Errol Hewitt, Guest Columnist
I knew (recognised, understood, and had regard for) you in the wilderness, in the land of great drought." ( Hosea 13:5, Amplified Bible)
We have successfully navigated the first quarterly test of the International Monetary Fund (IMF), but the task before us is considerable. Do we have the resolve, the ability, to work together and to utilise the best people available? Can we set aside the tribalism, favouritism and greedy self-interest to put country and people first?
The signs are not good, judging from the timbre of the recent leadership campaign in the Jamaica Labour Party, the tranquiliser taken by the current Government, and the rapidly diminishing national work ethic at a time when the country is in deep crisis. In truth, Prime Minister Portia has macka inna she han'.
How are we prepared for the IMF and our future?
Regrettably, all attention seems focused on passing the IMF's quarterly tests, which will assist us to survive - but only just. The tax-reform bill is important, but it is only one step forward. There is, therefore, grave concern that despite the industry minister's posturings, a sufficiently concentrated focus on developing small and medium-size businesses is not being taken, and especially not with the urgency required.
The fact that these are mostly labour-intensive and generate a high multiplying effect on secondary and tertiary investments/purchases and employment make them particularly needed at this time, with unemployment at 15.4 per cent.
But we have a fundamental defect which stands in the way of our progress. Traditionally, Jamaica's most consistently obstinate obstacle to sustainable socio-economic growth and development has been its political leadership's lack of serious and persevering commitment to the mass of the population. This is unarguably acknowledged, and no longer contested - not even, it would seem, after the recent Jamaica Labour Party's (JLP) leadership elections. But we will see.
Yet, this crucial problem is still unsurprisingly unassailed, and there is no positive indication for change, either from the current sedated, secluded, sated Government or the divided and fractious opposition party. Nor is there comfort from a national plan approved by Parliament to attain economic development status by 2030, until and unless it has agreed fixed schedules indicating that it has 'legs on the ground', i.e., is tangible and measurable and not just an aspiration. The sceptic would say this is a politician's dream to announce an altruistic national plan which has no fixed schedule measuring accountability within his/her expected political lifetime.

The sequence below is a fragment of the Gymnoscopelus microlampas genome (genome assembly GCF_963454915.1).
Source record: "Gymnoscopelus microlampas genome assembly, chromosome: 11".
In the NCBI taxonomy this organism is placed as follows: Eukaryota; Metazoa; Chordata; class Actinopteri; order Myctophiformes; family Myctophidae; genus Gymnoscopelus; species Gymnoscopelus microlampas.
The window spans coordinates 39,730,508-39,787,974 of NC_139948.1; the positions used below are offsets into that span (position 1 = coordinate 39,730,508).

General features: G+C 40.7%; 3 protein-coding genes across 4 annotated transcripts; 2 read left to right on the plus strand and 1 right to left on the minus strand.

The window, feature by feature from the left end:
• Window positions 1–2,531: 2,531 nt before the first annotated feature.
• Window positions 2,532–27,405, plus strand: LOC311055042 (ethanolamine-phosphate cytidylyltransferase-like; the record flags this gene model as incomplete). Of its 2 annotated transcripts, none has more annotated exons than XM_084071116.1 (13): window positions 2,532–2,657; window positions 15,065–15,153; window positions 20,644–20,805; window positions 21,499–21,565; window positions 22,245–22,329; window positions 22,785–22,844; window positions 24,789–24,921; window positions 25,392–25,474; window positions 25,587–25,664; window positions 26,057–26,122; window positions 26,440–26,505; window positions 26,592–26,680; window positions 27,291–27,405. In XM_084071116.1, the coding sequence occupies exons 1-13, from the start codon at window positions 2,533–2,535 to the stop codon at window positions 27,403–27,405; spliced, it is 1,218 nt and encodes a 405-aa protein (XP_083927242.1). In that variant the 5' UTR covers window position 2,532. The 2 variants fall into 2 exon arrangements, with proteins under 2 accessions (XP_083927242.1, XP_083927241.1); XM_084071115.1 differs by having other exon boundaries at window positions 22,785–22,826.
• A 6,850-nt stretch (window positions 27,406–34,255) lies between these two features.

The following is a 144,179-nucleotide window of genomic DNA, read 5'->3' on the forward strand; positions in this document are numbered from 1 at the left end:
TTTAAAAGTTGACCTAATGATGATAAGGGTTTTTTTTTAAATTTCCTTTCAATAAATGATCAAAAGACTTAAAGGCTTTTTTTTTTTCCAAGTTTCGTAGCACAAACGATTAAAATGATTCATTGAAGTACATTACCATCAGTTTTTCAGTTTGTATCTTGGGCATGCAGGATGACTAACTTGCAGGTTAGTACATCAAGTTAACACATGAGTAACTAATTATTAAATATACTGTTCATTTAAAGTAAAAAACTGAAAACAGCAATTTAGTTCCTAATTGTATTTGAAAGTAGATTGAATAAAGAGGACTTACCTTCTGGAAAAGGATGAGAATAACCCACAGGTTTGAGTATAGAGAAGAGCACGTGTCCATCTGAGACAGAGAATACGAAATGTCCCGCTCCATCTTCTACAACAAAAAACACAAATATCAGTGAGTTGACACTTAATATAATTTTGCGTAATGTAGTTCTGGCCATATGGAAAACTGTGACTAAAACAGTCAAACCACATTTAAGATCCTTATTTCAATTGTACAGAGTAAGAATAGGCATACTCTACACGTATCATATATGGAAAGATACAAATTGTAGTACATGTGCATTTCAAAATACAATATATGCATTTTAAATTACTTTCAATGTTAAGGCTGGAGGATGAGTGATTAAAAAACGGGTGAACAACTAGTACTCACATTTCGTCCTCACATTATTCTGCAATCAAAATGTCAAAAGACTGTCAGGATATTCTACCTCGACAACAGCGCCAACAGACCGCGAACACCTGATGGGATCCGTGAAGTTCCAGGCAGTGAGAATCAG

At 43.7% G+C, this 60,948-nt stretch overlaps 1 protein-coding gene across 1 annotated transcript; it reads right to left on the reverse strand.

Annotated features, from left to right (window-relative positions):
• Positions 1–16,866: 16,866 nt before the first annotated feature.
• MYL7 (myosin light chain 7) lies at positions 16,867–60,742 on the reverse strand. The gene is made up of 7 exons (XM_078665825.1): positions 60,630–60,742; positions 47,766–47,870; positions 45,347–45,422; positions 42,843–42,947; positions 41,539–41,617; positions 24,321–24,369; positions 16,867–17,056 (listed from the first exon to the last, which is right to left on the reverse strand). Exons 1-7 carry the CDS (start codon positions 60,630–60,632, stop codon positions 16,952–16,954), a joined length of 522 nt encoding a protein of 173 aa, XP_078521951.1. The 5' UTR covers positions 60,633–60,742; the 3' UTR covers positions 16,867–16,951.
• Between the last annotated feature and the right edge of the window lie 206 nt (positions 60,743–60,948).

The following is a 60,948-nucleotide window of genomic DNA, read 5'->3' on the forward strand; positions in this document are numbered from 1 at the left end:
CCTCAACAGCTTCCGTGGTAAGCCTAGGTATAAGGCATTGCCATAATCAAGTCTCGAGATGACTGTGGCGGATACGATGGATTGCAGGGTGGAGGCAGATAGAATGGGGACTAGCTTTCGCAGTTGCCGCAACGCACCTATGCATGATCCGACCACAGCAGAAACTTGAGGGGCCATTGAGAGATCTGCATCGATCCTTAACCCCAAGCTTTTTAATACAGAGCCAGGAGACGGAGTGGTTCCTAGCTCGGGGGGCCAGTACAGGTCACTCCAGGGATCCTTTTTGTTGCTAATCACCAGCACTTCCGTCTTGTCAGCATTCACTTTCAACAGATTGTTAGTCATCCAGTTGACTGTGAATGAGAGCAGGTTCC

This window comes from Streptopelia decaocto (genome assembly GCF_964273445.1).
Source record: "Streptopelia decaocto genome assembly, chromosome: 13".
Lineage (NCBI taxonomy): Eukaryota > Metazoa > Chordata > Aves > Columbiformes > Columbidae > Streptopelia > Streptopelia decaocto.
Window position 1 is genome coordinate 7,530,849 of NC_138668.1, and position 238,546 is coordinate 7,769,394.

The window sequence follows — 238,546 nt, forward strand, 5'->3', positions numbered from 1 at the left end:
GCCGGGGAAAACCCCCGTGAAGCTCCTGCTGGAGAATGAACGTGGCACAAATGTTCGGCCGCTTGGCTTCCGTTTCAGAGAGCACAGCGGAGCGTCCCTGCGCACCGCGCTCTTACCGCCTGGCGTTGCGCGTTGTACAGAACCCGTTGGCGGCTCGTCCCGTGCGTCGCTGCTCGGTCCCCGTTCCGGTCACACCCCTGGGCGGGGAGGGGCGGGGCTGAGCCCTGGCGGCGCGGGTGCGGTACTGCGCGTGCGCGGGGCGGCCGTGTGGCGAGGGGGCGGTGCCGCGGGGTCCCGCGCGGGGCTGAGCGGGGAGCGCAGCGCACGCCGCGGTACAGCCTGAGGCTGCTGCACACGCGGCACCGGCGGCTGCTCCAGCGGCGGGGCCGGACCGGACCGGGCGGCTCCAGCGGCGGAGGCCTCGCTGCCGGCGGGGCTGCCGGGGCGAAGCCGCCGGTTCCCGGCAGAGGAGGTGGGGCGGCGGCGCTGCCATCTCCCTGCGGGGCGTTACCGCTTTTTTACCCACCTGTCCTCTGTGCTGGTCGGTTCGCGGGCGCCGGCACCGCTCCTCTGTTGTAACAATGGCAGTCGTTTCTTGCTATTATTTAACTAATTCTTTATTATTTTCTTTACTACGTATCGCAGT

Struggling only to pass the quarterly IMF tests, without positive action to accelerate socio-economic growth and development, is simply surviving and surrendering in the battle for the deserving future of a people who are journeying from the Middle Passage and slavery.
But that battle for the people's future must involve a structured approach and the involvement of the masses. This requires a vision, a work plan, and a leader to captivate and motivate the people; a definite job description for the internationally reputed charismatic leadership of dear Portia.
Then why is she not observably in the forefront of this struggle to not only meet the IMF requirements but to really establish that place where we can "live, work, do business and raise a family"? Not only are key social and economic development agencies within her own portfolio, but as prime minister, she has the power to command the hands of her Cabinet ministers. And this is the largest collection of ministers of government in our history!
Yet, at a time when she is most needed, she remains far from public view. At a time when distress and going hungry for yet another day is common; when unemployment is high, as are prices when children still see the future as grimly uncertain, we are without a vision, an agreed schedule of action, and a leader, palpable to view and ready to motivate us to serve and to hope. Is Portia up to it? Can she fill this bill?
It also has its negative effects as the work of Cabinet members seems so uncoordinated, with each marching to his/her own drumbeat. It seems to have been this lack of cohesion and forward movement which prompted many to suggest a reshuffling of ministers. This, however, is not simple, as new talent seems limited. Not only is the number of backbenchers few, but they are there because that's where they have been decidedly placed.
Agriculture - whither to?
Agriculture is of foundational importance and at its core are the numerous small farmers. The former JLP minister's major error seems to have been the insufficiency of actually applied policies that focused on our small farmers. Is Portia satisfied with the current direction of agriculture, and are efforts being made to truly involve small farmers?
Let's face it: Until and unless an appropriate marketing programme is designed and implemented, involving our small farmers and focused on widening and increasing the range of crops exported - including exotics, then our success with this crucially important sector will always be inadequate.